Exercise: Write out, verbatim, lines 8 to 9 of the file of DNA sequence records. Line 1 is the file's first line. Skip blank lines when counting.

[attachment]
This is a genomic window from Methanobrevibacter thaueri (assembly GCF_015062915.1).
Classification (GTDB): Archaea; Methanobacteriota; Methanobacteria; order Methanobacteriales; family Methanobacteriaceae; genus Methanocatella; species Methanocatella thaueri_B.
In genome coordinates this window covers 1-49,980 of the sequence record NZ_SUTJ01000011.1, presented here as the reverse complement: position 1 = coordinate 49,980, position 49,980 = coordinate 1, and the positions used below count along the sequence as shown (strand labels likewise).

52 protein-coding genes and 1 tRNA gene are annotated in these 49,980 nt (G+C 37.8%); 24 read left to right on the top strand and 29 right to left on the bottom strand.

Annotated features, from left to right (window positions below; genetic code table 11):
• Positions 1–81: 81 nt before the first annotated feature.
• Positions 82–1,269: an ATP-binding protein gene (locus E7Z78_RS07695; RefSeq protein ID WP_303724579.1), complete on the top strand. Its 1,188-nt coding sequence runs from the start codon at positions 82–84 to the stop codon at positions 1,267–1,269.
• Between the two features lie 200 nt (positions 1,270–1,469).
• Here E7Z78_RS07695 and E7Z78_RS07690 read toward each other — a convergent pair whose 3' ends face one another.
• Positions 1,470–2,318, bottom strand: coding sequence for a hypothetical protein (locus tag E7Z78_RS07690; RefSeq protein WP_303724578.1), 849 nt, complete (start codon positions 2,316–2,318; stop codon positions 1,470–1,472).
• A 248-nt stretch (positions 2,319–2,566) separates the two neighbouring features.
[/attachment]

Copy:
• Between the two features lie 200 nt (positions 1,270–1,469).
• Here E7Z78_RS07695 and E7Z78_RS07690 read toward each other — a convergent pair whose 3' ends face one another.